International Day for Persons with Disabilities 2021

Women gather for their weekly meeting at Ashmann, an organisation supported by CBM and its local partner Codas Caritas in Cameroon.

The International Day of Persons with Disabilities (IDPD), also known as World Disability Day is observed on 3 December each year. This day aims to promote awareness of disability issues and mobilise support for the dignity, rights and inclusion of persons with disabilities.

On this day we highlight the contribution that men, women and children with disabilities make to their families, communities and societies – and highlight the benefits for everyone of greater inclusion. 

This year, let’s take a walk down memory lane and see how CBM’s work around the world is helping alleviate human suffering, providing not just medical interventions but also access to education and livelihood opportunities.  

Achievements in Community-Based Inclusive Development

This year, we launched an Innovation Fund to celebrate and encourage the ingenuity of people we work with and the power of community. This fund provides a space for creative thinking about social innovation with practical impact on the lives of persons with disabilities in their communities.

CBM in India has worked alongside the Indian Government to develop a national competency-based training programme for field workers in CBID.  

CBM also contributed to the World Community Development Conference and showcased how CBID ensures people with disabilities are respected and included in their communities on an equal basis in all areas of life. 

CBM Zimbabwe Country Director, Ms. Deborah Tigere bagged two awards this year - ‘Woman Director of the Year-NGO’ and ‘Director of the year-NGO and Civil Society Organisations’. 

Additionally, CBM has also been selected by the United Nations (UN) to undertake a comprehensive assessment on the UN’s level of disability inclusion in their systems in Zimbabwe. 

We also contributed to the first ever World Report on Hearing earlier this year. The Report focusses on explaining why hearing matters and the impact of hearing loss, and then designs the way forward by proposing interventions for implementation to promote ear and hearing care.

Key wins for Inclusive Eye Health

Afor, an ophthalmic nurse examines 3-year-old Arnold's eyes. Arnold has bilateral cataracts and is undergoing treatment thanks to CBM's local partner in Cameroon.


A mass drug administration (MDA) to fight trachoma in Yemen has restarted this year. Launched in 2018, it was temporarily on-hold due to civil unrest and then the COVID-19 pandemic. 

A programme for the treatment for lymphatic filariasis and onchocerciasis has reached parts of South Sudan which have not hitherto benefited from drug interventions. 

Earlier this year the Lancet Commission Report was launched and highlighted that improving eye health has immediate and significant benefits worldwide.  

Furthermore, results of a trial published in Lancet Global Health in October this year could pave the way for significant improvements in treatment for glaucoma in Sub-Saharan Africa

This year, Dr. Babar Qureshi (Director of Inclusive Eye Health at CBM) was appointed Vice President to the board of the International Agency for the Prevention of Blindness (IAPB). 

Reaching poor and marginalised communities through our work in Humanitarian Action

In the aftermath of the Haiti earthquake in May 2021, CBM provided immediate aid, supporting earthquake victims with disabilities and their families in particular.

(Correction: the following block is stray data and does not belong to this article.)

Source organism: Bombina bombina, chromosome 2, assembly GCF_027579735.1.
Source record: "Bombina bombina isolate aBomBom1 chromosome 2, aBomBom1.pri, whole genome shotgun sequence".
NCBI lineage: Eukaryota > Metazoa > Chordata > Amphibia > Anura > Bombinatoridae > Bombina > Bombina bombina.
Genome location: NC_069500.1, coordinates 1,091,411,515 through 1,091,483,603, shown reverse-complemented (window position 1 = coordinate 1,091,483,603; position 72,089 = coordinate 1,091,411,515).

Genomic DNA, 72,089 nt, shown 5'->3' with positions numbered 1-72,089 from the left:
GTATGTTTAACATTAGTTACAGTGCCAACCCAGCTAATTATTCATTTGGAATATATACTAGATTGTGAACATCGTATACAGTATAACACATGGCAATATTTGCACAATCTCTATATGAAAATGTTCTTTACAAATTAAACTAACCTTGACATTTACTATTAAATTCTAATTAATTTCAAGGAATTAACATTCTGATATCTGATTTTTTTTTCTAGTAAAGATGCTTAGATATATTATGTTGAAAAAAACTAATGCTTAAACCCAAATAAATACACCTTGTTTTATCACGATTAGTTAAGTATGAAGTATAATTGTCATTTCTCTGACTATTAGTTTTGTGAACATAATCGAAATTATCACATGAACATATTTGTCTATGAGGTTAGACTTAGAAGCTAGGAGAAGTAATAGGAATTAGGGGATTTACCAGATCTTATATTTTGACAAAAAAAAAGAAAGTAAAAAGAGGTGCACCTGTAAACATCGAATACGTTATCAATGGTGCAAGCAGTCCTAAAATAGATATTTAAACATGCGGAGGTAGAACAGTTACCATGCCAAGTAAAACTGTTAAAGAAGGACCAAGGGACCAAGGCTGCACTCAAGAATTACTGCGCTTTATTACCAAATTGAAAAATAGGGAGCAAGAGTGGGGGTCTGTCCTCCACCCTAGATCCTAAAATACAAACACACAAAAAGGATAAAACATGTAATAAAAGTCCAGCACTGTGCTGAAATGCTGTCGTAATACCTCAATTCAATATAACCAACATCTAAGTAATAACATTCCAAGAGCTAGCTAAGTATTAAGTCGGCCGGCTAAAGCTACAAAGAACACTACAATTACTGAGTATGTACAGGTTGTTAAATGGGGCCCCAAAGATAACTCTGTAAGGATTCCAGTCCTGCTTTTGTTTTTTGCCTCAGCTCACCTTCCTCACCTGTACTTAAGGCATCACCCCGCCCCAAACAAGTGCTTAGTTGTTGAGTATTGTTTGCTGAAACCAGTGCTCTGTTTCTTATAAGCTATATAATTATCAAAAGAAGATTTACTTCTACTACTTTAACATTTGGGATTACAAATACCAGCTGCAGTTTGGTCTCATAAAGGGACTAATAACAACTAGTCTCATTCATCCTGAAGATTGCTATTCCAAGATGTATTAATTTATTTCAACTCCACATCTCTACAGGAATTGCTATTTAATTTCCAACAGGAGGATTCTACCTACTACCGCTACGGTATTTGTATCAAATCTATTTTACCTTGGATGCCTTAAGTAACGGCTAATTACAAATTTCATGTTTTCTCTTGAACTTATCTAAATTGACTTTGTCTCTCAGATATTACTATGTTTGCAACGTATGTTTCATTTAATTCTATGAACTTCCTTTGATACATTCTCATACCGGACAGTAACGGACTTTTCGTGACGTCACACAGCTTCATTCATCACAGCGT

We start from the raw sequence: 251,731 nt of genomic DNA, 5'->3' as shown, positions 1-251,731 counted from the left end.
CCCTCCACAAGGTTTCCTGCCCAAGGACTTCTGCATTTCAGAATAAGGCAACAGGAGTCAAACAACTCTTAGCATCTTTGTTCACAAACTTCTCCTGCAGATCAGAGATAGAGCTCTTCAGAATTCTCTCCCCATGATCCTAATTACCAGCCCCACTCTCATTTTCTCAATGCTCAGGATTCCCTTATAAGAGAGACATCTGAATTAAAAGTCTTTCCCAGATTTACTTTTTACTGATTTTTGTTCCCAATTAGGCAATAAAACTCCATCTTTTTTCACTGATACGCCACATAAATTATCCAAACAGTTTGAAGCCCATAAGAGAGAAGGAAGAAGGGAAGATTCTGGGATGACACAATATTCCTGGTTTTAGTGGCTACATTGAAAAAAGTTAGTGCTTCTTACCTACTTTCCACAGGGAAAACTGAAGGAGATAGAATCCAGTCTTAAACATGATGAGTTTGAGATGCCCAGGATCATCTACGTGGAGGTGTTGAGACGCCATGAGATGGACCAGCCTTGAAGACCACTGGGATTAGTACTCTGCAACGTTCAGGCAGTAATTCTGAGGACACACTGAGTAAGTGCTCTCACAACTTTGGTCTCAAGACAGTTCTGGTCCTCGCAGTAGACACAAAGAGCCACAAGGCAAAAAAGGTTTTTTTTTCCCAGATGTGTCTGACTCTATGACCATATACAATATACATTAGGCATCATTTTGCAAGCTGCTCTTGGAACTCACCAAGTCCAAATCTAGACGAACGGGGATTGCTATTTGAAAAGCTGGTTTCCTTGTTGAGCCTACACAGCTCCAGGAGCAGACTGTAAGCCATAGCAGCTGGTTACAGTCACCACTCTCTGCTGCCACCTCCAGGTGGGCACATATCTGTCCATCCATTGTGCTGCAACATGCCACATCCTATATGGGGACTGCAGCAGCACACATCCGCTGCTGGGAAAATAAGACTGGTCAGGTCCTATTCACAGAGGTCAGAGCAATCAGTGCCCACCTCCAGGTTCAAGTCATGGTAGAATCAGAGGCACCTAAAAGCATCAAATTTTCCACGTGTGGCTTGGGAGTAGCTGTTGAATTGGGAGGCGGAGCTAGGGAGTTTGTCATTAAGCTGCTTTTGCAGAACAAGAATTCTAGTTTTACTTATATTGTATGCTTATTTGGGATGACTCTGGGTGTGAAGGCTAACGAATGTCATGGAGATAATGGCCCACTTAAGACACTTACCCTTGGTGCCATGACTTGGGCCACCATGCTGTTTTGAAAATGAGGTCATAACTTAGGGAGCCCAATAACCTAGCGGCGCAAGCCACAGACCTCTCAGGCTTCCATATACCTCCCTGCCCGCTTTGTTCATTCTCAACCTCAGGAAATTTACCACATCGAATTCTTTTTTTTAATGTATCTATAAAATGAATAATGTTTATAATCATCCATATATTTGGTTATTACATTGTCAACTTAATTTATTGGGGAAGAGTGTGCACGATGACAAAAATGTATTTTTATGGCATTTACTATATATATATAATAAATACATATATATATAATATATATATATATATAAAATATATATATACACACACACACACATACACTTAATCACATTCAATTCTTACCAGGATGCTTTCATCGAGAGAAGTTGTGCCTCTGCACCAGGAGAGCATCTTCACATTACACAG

Have a look at our work in India and Bangladesh providing relief aid to those affected by cyclone Amphan. 

CBM is also involved in many humanitarian projects in disaster-prone countries which place persons with disabilities at the centre of disaster preparedness and response

Witness CBM’s global impact through these personal stories

29-year-old Nirmala (right) examines children with disabilities living in remote communities and provides information on appropriate intervention and rehabilitation options. Seen here is 13-year-old Bindu (centre) who has clubfoot, and is accompanied by her grandmother (left).


Nirmala Puri from Nepal is a rehabilitation worker working with children with disabilities in remote communities.  

In the Democratic Republic of Congo, we are reaching millions living in remote, river communities via boat, to ensure access to vital drugs for the prevention of NTDs. 

In war-torn Cameroon, Esung Elizabeth Mbende works as a humanitarian worker at the frontline of the conflict, reaching thousands of people with disabilities. 

In Uganda, we are helping Dr. Nizeyimana’s dream come true through the provision of a CBM grant to continue her studies in ophthalmology.  

In Tanzania, Dr. Mchikirwa Msina is one of very few ophthalmologists who can operate on children with cataracts. 

For 20 years, Katharina Pförtner (recently retired CBM Global and Regional Advisor for Latin America) campaigned for inclusion in Latin America on behalf of CBM. She remains a lifelong advocate for inclusion. 

In Thailand, thanks to the work of CBM and local partners, Paew is a community leader assisting people with disabilities and improving their social participation at local community levels. 

Still a long way ahead

Together we have made great progress towards an inclusive world, but there is still much to do. Unfortunately, the sad reality is that many persons with disabilities are still left behind. This is particularly true for persons living in low- and middle-income countries, where there is a vicious cycle of poverty and disability. 

More than ever, CBM is committed to breaking this cycle of poverty and disability. We will continue to work alongside persons with disabilities in poor communities in order to realise our vision of an inclusive world in which all persons with disabilities enjoy their human rights and achieve their full potential.